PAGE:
European mobile service revenue growth recovered to nearly reach positive growth in Q3, improving a whole percentage point over the previous quarter to -0.2%

The main driver of the improvement was continued ‘more for more’ price increases combined with a lack of price wars at the lower end, although the current detente does not feel very stable. Furthermore, the pressure on growth from the general trend towards SIM-only and the consequent lower contract revenue looks unlikely to alter

Revenue growth of around zero as almost achieved this quarter is sufficient for the operators to grow the bottom line, but not to transform their network coverage in the style envisaged by 5G enthusiasts – more substantial growth is needed to cover the costs of such a step-change

UK mobile service revenue growth improved in Q3 to -0.8% from -1.7% in the previous quarter, a welcome turnaround after three quarters of declining growth. Pricing remains firm, data volume growth remains robust, and some of the one-off factors affecting the previous quarter have dropped out

Sky Mobile soft-launched at the end of 2016, and it is taking an aggressive approach with a very deep MVNO technical model with substantial fixed costs, a high advertising budget and ambitious internal subscriber targets. To date the fixed MVNOs have not had a substantial impact on the MNOs, targeting a customer base that is non-core, but with SIM-only on the rise this may change

Looking at recently released network performance statistics, the impact of spectrum disparities is clear, with EE both able to offer faster speeds nationwide due to its large blocks of 4G spectrum, and offer much faster speeds in London. EE also has a lead in geographic coverage, and is planning to push its coverage much further, creating a challenge for the other operators to keep up

BT had a strong quarter for revenue growth, improving to over 1%. This was helped by some temporary factors, but underlying trends look nonetheless strong across the board

Network development looks strong, with pilot pricing announced and development on track, selective FTTP builds gaining momentum, and mobile coverage and speed capabilities accelerating

Despite this, or perhaps because of it, the regulatory outlook is as murky as ever, with Openreach’s future structure still not resolved, spectrum auction rules still to-be-decided, and rulings on copper and fibre pricing from April 2017 heavily delayed

European mobile service revenue growth worsened slightly in Q2, dropping to -1.2% after three consecutive quarters at -0.8%. Southern Europe significantly outperformed the North, reversing the regional trend of recent years

EU roaming rate cuts and the increase in SIM-only subscriptions were the two main negative, albeit temporary, factors with the former particularly impacting northern European operators with heavy roaming exposure and the latter more varied in its impact across the EU5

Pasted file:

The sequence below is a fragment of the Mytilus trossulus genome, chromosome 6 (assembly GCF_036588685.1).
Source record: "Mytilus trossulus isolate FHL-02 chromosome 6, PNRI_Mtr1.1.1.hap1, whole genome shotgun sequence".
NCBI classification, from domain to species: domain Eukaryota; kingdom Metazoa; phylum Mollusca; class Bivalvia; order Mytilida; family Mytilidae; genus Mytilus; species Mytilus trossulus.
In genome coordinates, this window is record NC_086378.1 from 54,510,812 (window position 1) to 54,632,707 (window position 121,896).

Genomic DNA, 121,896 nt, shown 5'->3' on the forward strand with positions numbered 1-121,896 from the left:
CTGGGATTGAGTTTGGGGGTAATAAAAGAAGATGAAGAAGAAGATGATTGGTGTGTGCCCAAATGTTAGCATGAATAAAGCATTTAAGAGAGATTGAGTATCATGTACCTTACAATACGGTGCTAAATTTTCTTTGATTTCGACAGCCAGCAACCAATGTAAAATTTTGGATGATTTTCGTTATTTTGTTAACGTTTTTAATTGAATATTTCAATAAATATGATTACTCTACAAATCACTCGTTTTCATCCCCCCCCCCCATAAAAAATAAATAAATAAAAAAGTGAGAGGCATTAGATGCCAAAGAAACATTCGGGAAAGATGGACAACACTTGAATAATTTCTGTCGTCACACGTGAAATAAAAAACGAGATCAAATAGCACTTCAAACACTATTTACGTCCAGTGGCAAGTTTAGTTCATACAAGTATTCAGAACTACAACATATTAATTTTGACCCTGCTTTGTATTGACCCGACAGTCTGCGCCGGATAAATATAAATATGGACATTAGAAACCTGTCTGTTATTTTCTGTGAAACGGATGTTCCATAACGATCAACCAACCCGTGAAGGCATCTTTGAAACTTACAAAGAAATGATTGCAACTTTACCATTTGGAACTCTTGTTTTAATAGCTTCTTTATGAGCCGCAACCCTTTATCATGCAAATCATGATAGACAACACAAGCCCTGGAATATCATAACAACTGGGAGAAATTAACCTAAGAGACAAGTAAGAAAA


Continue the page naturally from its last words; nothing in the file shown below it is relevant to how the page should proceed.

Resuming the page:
Mobile service revenue growth was thus quite robust given these factors, helped by price firming in a number of markets. Looking forward, while the negative factors are likely to continue in the short-term they will drop out in two years in the case of roaming cuts, and SIM-only, whose impact is mostly profit-neutral to operators, will also reach an equilibrium in due course, and the market's overall resilience is encouraging

UK mobile service revenue growth dipped down in Q2 to -1.7%, with this being driven by some one-off factors, such as MTR and roaming cuts, and some longer terms trends, such as the continued rise in SIM-only

Profitability nonetheless improved at all of the operators, suggesting strong ongoing cost control, and that some of the revenue weakness is caused by factors that do not impact (or even positively impact) the bottom line

Competitive performances were mixed, with EE’s revenue growth improvement contrasting with dips at the other three operators, driven by EE’s strong commercial momentum and it taking the SIM-only and roaming hit earlier than the other operators

BT Group’s revenue growth was roughly unchanged in the quarter at 0.4%, with continued strong consumer growth mitigated by regulated and structural challenges in the rest of the Group

Both broadband and superfast broadband adoption is slowing, but BT is compensating with improving market share for the former, and the prospect of further uplifts from ultrafast for the latter

Regulatory uncertainties are likely to continue to weigh, with the current Openreach debate to be closely followed by the not-exactly-unimportant issue of copper and fibre pricing/regulation from April 2017